Input: Tourist Information, requirements, preferences, ontology, knowledge database

Output: Ranked results 

4.3     Package Planning Processes

Table 3. Key agents in the Package Planning Agent Cluster




Match user preferences with available services and options


Assist users in waiting and confirmation of bookings


The package planning processes concern with the formulation of tour plans, focusing on the itinerary, particularly the possible connections (such as flights and trains) and hotel booking. Table 3 summarizes the key agents for these processes.

Figure 6 shows the detail architecture of the Package Planning Processes. The Package Planning agent formulates and evaluates the options with the help of matchmaking agents. The confirmation agents are responsible for handling waiting and confirmations, so that the tourist can be notified through alert agents when bookings are ready and when the whole desired booking actions are completed for transactions. Tourists may revise their plans in case some bookings cannot be confirmed as deadlines are approaching. In this case, tourists will be notified by the confirmation agents. In this section, we explain the details implementation of the agents of Package Planning Processes, namely, the matchmaking agents and confirmation agents.

4.3.1 Matchmaking Agent

The matchmaking agent provides capabilities to retrieve, select, and compose packages that are similar to the needs and preferences, according to individual tourists’ profiles stored in the knowledge base. Because the tourists now better understand and express their requirements and preferences by specifying them as categories of the ontology, the matchmaking agent can reason and select from much more viable options in a flexible manner. In order to achieve this objective, matchmaking agents complete a process of using conditional planning, ranking, and selection. The main objective of the matchmaking process is to schedule an appropriate timeframe during which the tourist will realize a particular activity reference by a package. After using conditional planning, more viable plans can be found and most likely better ones can be formulated.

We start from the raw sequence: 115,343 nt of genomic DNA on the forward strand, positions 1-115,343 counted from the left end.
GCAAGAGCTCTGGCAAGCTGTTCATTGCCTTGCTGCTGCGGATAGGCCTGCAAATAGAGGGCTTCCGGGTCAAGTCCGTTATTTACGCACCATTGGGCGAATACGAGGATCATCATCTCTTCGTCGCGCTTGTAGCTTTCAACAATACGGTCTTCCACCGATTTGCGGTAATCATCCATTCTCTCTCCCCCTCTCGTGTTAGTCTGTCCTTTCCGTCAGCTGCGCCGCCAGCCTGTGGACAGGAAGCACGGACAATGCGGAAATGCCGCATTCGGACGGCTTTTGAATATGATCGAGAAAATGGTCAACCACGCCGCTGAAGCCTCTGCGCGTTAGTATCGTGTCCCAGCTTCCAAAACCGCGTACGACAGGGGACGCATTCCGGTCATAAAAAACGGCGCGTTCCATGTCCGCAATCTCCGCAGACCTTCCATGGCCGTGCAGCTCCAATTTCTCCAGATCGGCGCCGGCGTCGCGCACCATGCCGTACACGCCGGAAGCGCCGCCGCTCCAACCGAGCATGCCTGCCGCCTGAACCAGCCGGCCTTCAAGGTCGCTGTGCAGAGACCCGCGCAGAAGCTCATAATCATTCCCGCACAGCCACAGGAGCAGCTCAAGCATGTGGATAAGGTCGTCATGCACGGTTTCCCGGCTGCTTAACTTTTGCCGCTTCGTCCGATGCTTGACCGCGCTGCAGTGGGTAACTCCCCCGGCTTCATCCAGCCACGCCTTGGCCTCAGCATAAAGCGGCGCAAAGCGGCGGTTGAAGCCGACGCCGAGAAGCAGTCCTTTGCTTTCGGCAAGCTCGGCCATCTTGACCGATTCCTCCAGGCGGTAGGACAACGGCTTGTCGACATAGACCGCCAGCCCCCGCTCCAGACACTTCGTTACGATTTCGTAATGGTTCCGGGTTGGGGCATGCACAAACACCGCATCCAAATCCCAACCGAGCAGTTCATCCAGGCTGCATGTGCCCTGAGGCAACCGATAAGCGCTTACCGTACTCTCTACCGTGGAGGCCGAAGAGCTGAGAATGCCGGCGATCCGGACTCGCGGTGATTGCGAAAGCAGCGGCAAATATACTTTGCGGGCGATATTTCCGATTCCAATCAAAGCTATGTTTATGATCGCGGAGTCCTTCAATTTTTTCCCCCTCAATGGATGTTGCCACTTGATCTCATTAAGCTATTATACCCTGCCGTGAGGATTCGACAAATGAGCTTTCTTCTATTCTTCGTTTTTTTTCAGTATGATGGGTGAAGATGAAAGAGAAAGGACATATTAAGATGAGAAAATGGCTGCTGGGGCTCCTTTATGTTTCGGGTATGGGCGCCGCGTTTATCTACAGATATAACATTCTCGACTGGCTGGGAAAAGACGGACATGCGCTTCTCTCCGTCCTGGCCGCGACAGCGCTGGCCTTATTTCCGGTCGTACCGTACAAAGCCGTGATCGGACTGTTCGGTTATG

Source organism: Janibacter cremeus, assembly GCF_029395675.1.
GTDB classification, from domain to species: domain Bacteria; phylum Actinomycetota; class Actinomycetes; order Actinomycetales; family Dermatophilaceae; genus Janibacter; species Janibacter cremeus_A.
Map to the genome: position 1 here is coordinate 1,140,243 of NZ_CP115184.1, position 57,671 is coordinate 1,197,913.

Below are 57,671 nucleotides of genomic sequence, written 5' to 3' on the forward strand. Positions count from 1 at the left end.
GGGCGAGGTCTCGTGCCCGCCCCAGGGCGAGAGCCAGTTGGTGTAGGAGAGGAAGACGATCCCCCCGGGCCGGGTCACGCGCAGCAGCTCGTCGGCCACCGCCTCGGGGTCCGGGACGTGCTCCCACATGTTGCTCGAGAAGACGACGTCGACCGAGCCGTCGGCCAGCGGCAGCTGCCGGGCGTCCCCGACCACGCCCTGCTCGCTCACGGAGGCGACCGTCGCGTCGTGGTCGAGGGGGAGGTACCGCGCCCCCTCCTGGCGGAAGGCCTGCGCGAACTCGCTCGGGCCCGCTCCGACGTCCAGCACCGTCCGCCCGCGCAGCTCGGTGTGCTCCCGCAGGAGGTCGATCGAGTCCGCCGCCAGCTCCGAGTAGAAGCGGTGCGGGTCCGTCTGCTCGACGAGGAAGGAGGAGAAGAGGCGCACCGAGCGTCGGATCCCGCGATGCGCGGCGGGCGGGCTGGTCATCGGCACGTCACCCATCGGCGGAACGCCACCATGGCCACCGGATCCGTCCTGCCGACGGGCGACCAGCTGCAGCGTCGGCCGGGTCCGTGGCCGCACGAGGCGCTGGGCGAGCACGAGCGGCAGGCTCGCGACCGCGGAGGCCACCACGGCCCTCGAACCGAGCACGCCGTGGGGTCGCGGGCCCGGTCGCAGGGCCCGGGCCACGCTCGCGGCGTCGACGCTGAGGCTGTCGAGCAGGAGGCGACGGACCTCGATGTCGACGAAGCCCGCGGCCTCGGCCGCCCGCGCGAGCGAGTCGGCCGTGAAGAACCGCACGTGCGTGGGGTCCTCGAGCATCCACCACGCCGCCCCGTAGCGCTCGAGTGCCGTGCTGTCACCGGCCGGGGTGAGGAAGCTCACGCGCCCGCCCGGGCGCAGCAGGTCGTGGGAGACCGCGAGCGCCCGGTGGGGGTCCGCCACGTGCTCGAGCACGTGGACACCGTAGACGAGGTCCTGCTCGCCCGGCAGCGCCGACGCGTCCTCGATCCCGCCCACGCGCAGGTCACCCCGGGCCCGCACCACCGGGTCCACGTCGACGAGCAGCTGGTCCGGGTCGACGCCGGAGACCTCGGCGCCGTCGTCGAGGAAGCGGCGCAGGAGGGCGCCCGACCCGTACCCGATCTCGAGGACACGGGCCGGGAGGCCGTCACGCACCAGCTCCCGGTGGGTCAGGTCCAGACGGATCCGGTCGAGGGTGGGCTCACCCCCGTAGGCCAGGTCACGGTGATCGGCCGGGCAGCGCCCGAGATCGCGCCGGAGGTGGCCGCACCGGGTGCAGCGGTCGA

In addition, the Matchmaking Agent is also the agent responsible for matching and filtering the meta-data describing the Web services and therefore, evaluates the similarity and the consequent ranking between a Web service and the user. Here, we are interested in the extra Web services functional parameters, which include a formal description of a set of Quality of Service (QoS) parameters. The QoS parameters are domain dependent, that is a set of additional parameters specific to a domain and to a service. It is used to select more appropriate packages, given a tourist profile. The parameters are formulated with OWL-based Web service ontology.

The other input for the matchmaking agent is the user profile. The concepts of the MAIS ontology are used to express all the parameters contained in this profile. A user profile contains the information about services’ extra-functional parameters and can be obtained by the analysis of the events captured by the system during the interaction session with the user. Therefore, it is possible to extract information on the typologies of user behavior in the form of rules. An example rule is given as follows.


the tourist is single, requesting from Taiwan,

asks for a package belonging to

PackageCategory HotelReservation


the tourist prefers 4stars category,

room with TV, Internet connection,